An alternative would be to find a bandsaw mill that cuts shiplap siding. Different look, but takes a bit longer to install. Cost is about the same, though...
     
  11. Hoop

    Hoop Well-Known Member

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    I used board & batten siding for the gable ends on my garage & house. http://community.webshots.com/user/hoop_john

    Traditional stick framing 16" on center, with nailing blocks inserted as required between the framing. Covered the framing with 30# felt prior to installing the board/battens.

    IMHO, this has to be one of the best uses ever for rough cut lumber.
     
  12. Dixie912

    Dixie912 Well-Known Member

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    Our carriage house is B&B, 4 years old. First suggestion, screw it, don't try to nail it. The boards have warped some and pulled away from each other (we nailed). The boards also tend to shrink over time, so be sure you have something under it like the plywood or blackboard or you will have a booger of a time keeping it air tight. We have several out buildings that were built by different people. There is a huge difference in craftsmanship. If you get a good job, it makes a beautiful building, and with rough cut lumber it is a lot more sturdy than store bought stuff. A tornado came through last spring and put 3 big trees in the middle of the carriage house roof. The repairmen said we would have lost the whole building if it were not rough cut (poplar). Makes for a fast construction time. Good luck!
     
  13. sue currin

    sue currin Well-Known Member

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    if you use rough cut then spray a solid coat stain over it it will give you a weathered look that is stricking, here in maine and the mountians we did a black board on the fram, then b n b it was air tight mush cheaper then plywood. sue
     
  14. Haggis

    Haggis MacCurmudgeon

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    Use screws if you like, but 40 or 50 years back one of the farm journals did a study on building with green lumber and found that the boards will rot away before a galvanized ring-shank nail will pull.

    Nails are a wee bit faster and cheaper than screws and all you need is a hammer.
     
  15. Mandy

    Mandy Well-Known Member

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    Lacyj and Hoop,
    Thanx for the pics, they look great. We intend on using rough cut circular sawn pine for the b&b. We love the look of it, and its durability. Once again thanx for everyones tips, it is nice to hear from folks who have done this to know what they would and wouldn't do again, given the chance to.

    We are very excited to start building we are just waiting for the town to hurry-up and give us our permit. :rolleyes:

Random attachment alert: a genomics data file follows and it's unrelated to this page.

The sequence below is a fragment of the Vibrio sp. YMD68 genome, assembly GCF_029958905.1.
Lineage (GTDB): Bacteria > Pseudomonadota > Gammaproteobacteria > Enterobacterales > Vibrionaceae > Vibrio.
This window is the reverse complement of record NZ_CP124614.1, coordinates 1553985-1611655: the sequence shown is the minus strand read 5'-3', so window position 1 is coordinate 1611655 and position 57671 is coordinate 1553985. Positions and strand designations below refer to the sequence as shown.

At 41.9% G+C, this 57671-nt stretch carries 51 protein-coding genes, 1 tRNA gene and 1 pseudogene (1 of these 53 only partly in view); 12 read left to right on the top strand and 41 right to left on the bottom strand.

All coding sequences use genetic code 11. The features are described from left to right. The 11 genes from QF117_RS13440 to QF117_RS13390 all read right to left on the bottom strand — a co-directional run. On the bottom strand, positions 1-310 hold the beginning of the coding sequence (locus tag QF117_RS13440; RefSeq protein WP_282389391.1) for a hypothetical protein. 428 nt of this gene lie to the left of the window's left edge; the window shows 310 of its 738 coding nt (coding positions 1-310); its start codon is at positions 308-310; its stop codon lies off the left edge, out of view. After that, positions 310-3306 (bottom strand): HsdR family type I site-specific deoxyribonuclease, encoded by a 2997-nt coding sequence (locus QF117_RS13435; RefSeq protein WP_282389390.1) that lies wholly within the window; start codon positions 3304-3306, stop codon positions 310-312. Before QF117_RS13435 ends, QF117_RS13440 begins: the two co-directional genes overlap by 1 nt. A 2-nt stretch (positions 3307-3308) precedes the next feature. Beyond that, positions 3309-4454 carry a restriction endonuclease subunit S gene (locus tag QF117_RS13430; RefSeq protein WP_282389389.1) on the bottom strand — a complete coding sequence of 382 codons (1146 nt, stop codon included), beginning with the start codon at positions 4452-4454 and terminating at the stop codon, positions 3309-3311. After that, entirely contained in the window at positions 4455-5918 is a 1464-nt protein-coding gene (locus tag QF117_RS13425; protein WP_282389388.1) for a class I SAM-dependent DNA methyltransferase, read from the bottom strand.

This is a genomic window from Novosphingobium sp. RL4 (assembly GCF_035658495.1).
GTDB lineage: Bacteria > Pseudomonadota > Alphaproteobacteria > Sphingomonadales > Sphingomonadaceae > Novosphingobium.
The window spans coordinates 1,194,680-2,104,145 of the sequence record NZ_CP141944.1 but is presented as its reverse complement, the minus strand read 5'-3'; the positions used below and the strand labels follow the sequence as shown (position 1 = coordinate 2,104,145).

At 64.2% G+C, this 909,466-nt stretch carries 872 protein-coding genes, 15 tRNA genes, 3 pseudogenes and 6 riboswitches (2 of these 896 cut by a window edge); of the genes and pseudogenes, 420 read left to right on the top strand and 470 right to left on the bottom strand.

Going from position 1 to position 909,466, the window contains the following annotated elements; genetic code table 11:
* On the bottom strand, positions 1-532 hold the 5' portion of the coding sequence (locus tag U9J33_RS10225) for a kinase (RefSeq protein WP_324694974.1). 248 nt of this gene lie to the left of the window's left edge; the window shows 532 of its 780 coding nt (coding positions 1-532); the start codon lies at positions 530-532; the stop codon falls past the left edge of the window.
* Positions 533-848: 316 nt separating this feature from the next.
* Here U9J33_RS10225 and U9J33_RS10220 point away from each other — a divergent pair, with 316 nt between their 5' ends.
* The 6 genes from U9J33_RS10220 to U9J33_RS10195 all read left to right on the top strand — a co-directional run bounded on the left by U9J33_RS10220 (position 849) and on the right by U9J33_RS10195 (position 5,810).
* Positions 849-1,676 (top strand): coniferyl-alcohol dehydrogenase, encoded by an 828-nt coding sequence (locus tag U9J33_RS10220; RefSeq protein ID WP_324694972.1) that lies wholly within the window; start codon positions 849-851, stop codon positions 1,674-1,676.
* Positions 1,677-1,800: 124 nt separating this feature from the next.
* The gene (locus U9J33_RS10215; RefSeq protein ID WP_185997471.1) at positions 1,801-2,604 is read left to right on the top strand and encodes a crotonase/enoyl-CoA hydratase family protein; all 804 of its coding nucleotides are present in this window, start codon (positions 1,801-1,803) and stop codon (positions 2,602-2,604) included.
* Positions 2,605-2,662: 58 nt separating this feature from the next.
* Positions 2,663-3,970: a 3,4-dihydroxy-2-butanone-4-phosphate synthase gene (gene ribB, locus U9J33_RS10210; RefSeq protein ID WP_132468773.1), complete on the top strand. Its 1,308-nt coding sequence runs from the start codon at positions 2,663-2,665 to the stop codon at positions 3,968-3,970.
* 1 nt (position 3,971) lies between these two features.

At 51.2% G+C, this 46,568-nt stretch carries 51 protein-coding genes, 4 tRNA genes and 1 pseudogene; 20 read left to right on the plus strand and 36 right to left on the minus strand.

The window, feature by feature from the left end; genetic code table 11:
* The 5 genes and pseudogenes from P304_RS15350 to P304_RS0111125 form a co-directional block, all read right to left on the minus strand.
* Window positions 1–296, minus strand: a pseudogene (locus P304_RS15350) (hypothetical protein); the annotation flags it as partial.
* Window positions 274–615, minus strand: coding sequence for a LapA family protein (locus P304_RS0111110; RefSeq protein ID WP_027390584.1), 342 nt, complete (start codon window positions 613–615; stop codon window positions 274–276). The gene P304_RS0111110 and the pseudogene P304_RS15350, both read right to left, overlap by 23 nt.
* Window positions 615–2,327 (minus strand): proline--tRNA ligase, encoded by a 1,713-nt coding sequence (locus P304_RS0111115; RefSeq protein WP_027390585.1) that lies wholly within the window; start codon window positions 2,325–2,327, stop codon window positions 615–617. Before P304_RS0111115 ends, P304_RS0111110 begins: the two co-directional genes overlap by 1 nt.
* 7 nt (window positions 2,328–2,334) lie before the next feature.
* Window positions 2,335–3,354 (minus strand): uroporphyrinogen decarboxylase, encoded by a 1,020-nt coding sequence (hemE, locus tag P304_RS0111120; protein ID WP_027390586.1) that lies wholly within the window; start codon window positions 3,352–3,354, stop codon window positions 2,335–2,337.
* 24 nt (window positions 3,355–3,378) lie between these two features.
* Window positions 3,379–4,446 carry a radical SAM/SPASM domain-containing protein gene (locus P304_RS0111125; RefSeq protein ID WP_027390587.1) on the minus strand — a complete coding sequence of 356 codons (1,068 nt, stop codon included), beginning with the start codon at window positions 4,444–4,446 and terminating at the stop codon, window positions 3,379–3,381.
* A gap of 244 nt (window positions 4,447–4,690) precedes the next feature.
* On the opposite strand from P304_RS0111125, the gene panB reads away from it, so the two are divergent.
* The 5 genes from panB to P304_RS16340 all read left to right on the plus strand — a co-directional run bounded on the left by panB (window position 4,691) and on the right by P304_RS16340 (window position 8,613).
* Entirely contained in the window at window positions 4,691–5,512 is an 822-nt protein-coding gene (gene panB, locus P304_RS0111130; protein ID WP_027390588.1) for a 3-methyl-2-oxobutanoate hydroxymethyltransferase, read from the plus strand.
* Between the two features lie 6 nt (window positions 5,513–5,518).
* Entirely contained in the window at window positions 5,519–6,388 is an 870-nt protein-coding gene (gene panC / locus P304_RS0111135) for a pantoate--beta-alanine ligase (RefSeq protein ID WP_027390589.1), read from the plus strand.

16. Kathryn L.Holck

    Kathryn L.Holck Active Member

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    I have heard you should at least have the corners of your home secured with plywood for structural integrity. An insulation board with firring strips and tyvec should seal your home well... good luck..klh
     
  17. Jolly

    Jolly Well-Known Member

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    Plywood is nice, but you can brace with a diagonal 1x running from the corners like so: \ (except you need to be more on a 45, and end at the right place). You just cut into your 2x studs on the outside enough that the brace goes in flush.

    Another note on B&B...make sure your battens are wide enough. It serves a couple of purposes: 1)it makes it more weatherproof, and 2) it lets you cheat a bit better. The problem with roughsawn stuff, is that it isn't always dimensionally identical, so sometimes you have to work it as you go. I like a 3 1/2" batten, but to each, his own.
     
  18. Jolly

    Jolly Well-Known Member

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    And one more thing....

    I mentioned it before, but plane the outside face of the board, and the batten. The cost of doing so will pay for itself in paint costs on the first job. Planed lumber does not take near the paint, or stain, to seal it.

    As for exterior coating, I've used stain, paint, and if you really want to get by cheap - crude oil (assuming you've got any wells around).
     
  19. poppy

    poppy Guest

    I am getting ready to side a 10x12 chicken house with rough sawn 5 inch wide, 1 inch thick oak. It's been air drying in a shed all summer. I would like to use a board and batten style. If I spaced the boards 3 inches apart and used the 5 inch wide boards as strips, what would be the proper way to screw them down? I know the boards will expand and contract some depending on the weather, so should the batten strips be fastened to the main boards or just to the cross stringers in the 3 inch gaps in the wall?
     
  20. Westwood

    Westwood Well-Known Member

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    Best to nail the boards and battons to the stringers and not to each other. If the battons are nailed to the boards, both can split as they season and shrink.